The transition is almost complete: I have ditched my Windows-based PC for a MacBook Pro.

My reasons?  Well, I could write a whole bunch of fluff about how as a developer I need to be able to test my work on multiple operating systems, and a Mac (with BootCamp and/or Parallels) allows me to do that.  

Or maybe I can tell you that when I attended the Google I/O conference a week or two ago, I felt completely un-cool because I wasn’t slinging around a MacBook Pro, unlike (at quick glance) half of the attendees at the conference.

(Side note: second most popular laptop?  IBM/Lenovo ThinkPads.  They were all over the place, too.)

Maybe I can say it’s because I finally watched An Inconvenient Truth the other day, which — unintentionally — pointed out yet another inconvenient truth: Keynote is way better than PowerPoint.  (Al Gore’s famous slide presentation was done in Keynote.)

I could say that using a Mac will make me more creative, or that a Mac’s built-in accessibility tools can help me design web sites and courseware that work for people with disabilities.

Perhaps I could tell you that I simply wanted to return to my roots: I was a die-hard Mac user for a solid decade before turning to the Dark Side.

In reality, I had no single reason to switch from Windows to a Mac, but have felt the urge bubbling for quite some time, for all of the reasons above and more.  One of the best reasons was: I wanted a lightweight but powerful laptop.  Simple enough, eh?  But the tipping point was something even simpler (and IMHO) funnier: Apple has a back-to-school sale going, which meant a free iPod Touch if I bought the MacBook Pro.  Sweet.

So now I have a MacBook Pro AND an iPod Touch.  I feel like such a hipster, only without the cool hair, cool clothes and bad attitude. I suppose a real hipster would scoff at the iPod Touch and say I should have gotten an iPhone. I’m not ready for that commitment yet… Apple needs to ditch AT&T before I get that particular toy.

Anyway, now that I’ve been playing with my new Apple goodies for a few days, I’m really appreciating (rediscovering?) the excellent user interface design, where it’s apparent that a lot of thought went into every aspect of the the UI.  And, of course, the MacBook Pro “just worked” from the start.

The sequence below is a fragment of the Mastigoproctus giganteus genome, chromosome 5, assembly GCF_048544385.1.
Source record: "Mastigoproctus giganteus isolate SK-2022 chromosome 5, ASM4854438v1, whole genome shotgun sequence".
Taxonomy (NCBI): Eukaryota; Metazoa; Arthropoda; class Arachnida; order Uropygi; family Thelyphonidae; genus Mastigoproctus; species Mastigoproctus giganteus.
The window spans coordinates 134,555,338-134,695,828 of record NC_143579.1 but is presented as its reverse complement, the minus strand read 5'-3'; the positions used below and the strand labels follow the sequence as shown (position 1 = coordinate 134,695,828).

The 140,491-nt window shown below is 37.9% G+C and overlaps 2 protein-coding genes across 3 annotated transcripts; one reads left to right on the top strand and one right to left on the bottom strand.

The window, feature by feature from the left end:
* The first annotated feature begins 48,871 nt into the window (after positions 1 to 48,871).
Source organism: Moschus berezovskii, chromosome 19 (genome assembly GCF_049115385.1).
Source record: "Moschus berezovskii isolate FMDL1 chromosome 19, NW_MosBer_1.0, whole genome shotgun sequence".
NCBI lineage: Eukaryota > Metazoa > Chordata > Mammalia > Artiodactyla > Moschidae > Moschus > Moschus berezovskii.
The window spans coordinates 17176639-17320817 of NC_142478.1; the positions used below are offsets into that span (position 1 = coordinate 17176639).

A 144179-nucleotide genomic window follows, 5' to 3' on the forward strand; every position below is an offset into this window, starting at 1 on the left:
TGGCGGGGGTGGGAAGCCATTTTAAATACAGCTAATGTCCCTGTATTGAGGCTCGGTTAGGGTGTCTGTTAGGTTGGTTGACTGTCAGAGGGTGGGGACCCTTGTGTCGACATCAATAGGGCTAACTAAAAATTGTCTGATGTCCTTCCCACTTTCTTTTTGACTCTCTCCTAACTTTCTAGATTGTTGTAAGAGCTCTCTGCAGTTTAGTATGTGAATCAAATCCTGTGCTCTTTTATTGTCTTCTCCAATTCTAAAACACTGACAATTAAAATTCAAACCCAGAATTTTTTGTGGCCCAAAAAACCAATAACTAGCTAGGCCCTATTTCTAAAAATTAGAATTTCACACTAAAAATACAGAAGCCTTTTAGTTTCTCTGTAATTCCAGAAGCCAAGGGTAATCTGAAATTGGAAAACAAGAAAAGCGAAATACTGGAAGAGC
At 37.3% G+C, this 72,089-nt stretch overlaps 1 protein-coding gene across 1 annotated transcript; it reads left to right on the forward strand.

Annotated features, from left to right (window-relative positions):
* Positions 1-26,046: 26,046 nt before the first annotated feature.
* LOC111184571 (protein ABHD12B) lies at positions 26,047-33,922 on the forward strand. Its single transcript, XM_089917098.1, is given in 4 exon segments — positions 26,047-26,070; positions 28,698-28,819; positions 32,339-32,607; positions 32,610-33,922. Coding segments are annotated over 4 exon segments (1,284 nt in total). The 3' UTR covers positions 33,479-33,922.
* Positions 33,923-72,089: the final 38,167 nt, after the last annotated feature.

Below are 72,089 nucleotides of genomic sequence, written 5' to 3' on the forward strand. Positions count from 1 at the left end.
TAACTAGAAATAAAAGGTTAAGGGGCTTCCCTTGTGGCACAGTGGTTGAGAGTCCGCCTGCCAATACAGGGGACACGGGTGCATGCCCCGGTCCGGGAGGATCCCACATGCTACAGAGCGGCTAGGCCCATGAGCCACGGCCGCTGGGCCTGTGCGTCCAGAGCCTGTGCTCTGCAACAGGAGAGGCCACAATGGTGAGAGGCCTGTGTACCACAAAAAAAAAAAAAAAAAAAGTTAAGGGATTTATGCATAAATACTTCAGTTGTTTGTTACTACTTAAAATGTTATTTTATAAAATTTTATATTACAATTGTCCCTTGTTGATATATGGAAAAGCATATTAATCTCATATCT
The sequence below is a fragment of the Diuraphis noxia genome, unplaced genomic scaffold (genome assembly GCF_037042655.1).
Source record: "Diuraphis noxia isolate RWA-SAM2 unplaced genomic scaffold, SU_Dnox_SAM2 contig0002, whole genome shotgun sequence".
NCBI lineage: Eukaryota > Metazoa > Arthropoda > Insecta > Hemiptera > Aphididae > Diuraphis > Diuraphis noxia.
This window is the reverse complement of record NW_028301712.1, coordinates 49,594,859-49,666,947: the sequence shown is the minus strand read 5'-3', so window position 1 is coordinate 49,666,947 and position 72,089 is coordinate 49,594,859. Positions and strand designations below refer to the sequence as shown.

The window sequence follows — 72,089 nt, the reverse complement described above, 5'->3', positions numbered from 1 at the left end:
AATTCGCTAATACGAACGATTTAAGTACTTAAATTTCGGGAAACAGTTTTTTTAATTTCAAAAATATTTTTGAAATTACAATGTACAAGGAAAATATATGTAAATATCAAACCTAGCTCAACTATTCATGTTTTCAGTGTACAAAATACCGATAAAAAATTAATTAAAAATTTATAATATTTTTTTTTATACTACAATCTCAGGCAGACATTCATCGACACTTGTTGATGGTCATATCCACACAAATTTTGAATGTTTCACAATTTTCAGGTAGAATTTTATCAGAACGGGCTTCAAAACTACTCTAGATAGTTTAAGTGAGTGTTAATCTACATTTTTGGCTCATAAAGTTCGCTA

(Side note #2: Ubuntu also runs great out-of-the-box if you ever want to give Linux a shot.)

I’m also really enjoying the software that comes with a Mac. I don’t know if it’s a fair knock against Windows, but the software that comes with OS X feels more useful, and is certainly easier to look at! Apple’s iWork suite is cool, too; I already mentioned Keynote, and Pages is much slicker and easier to use than Word. Too bad I can’t use iWork applications at the office since none of my coworkers have Macs.

The iPod Touch has been a lot of fun, especially using Safari with the built-in WiFi.  I’m definitely going to start paying closer attention to how my websites and courseware fare in small-screen mobile environments.

Are YOU a Mac user?

Are you a Mac user?  Have any tips or recommendations?  I’m using Parallels to run Windows XP, so I still have access to my Windows-only stuff.  However, when it comes to Mac software, I’m starting over and need to figure out what’s hot and what’s not. I have iWork 08 and Adobe CS3, but not much else.

Anything else I should be using?

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  1. Philip,
    Instead of Parallels, you may want to switch to VMware Fusion. I had parallels and had problems with it crashing or freezing up after inactivity. I switched to Fusion and haven’t had any problems to date, it seems to just work better. As far as other tools, Aperture is a good one, MSOffice for Mac makes life easier, and I can’t wait for MobileMe.

  2. Thanks for the tip. Y’know, I *did* have some problems installing Windows (go figure), but it wasn’t due to Parallels. I installed Windows using the BootCamp Assistant. I’ve set up Parallels to use the BootCamp installation of XP. Seems to work pretty well so far. Not perfect, but not too bad. If I have problems, I’ll certainly give VMware a look.

    MobileMe sounds pretty cool, but I’d like to know how much it costs. Google’s spoiled me… I want all my web services to be free! 🙂

  3. Dude… like, FINALLY!!!!

    Must have:

    VisualHub – converting from any video format to any video format. Insanely handy to have. They also make an audio converter called AudialHub, and it’s becoming a very handy tool for me.

    OmniGraffle Pro 5 – Imagine if Visio didn’t suck…

    Pixelmator – Not as fully featured as Photoshop, but insanely cheaper and easier to use while being a beautiful app. It makes me WANT to edit photos and images.

    Delicious Library — use your built-in iSight camera and scan barcodes of all your shizz… and it uses Amazon’s APIs to flesh out what you have. Then, when you loan stuff out, you use it to check things out. If you don’t check it back in, it can send out reminder emails when people don’t get things back to you ontime. F’n brilliant and fun to use.